Gmail verification scam
An updated Gmail scam has started circulating online, preying on the service’s freshly introduced verification mechanism. To counter online fraud like phishing attempts, Google launched blue checkmark verification in May. Once approved, Gmail will show the aforementioned blue checkmark next to the company logo. Businesses and organisations can apply to the programme to verify their identity. However, criminals are utilising this technology to target individuals. Chris Plummer, a cybersecurity expert, shared a screenshot of a fake email purporting to be from UPS on Twitter. It appears that the fraudster managed to get past Google’s own security measures.
The bogus email was rather simple to see. Plummer displays a header with an email address that is largely made up of random characters and digits and ends with a UPS URL. However, if you mouse over the checkmark, a box stating that the message is authentic will appear. Unknown is how the malicious actor managed to bypass the security measures. According to Plummer, fraudsters are taking advantage of a weakness in Gmail to fool the platform’s “authoritative stamp of approval.” The evil guys then bounce between many sites before focusing on their victim.
When he first reported the issue to Google, the search engine giant apparently blew it off, claiming the system was operating as planned. The IT giant, however, performed a U-turn in the days following Plummer’s discovery and declared it is presently working on a cure.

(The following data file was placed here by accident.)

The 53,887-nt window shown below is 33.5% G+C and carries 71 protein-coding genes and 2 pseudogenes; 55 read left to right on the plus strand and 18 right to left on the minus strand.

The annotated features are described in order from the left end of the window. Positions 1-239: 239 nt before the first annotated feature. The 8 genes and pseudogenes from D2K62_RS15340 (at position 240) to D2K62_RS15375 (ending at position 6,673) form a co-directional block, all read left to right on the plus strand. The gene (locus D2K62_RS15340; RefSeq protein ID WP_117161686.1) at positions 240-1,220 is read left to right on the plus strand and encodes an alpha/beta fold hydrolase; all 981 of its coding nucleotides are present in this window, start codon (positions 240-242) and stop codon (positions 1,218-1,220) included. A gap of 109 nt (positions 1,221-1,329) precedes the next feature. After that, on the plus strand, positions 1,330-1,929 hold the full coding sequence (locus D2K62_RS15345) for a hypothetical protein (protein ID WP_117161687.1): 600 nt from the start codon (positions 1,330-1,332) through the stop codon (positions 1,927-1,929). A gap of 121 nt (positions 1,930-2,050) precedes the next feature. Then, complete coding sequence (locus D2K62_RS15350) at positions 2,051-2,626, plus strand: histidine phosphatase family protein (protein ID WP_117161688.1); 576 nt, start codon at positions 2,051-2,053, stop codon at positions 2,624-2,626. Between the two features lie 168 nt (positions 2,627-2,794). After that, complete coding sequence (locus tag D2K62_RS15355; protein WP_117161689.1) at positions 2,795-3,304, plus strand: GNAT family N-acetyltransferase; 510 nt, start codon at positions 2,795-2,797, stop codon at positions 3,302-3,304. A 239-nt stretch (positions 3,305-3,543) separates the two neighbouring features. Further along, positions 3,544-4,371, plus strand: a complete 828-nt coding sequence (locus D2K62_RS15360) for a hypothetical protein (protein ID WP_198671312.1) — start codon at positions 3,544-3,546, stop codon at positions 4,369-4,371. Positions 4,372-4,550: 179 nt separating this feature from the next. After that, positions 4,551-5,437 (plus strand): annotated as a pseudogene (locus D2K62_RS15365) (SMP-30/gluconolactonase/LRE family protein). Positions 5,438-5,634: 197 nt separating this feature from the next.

It makes sense to take some preventative measures up until then to safeguard yourself. First, check the header again. A lot of weird characters, digits, and symbols. Second, verify the header’s spelling once again. To deceive individuals, some con artists would substitute lookalikes for certain characters. For instance, the letter “O” will be changed to the number “0” and the capital “I” will be changed to a lowercase “l” (that’s a “L”). Gmail’s Be suspicious of any emails asking you to update your account information or provide financial information in order to receive a refund that you did not request. Of course, avoid clicking on any unfamiliar links or attachments. To better secure your personal information, make sure to look at TechRadar’s ranking of the top identity theft prevention apps for June 2023.
Finally, the newly implemented verification method for the service is being used by the new Gmail scam. This method is being used by criminals to target individuals. Check the heading and spelling in the header again, be suspicious of emails asking for your financial information, and avoid clicking on any links or files you don’t recognise as a way to protect yourself.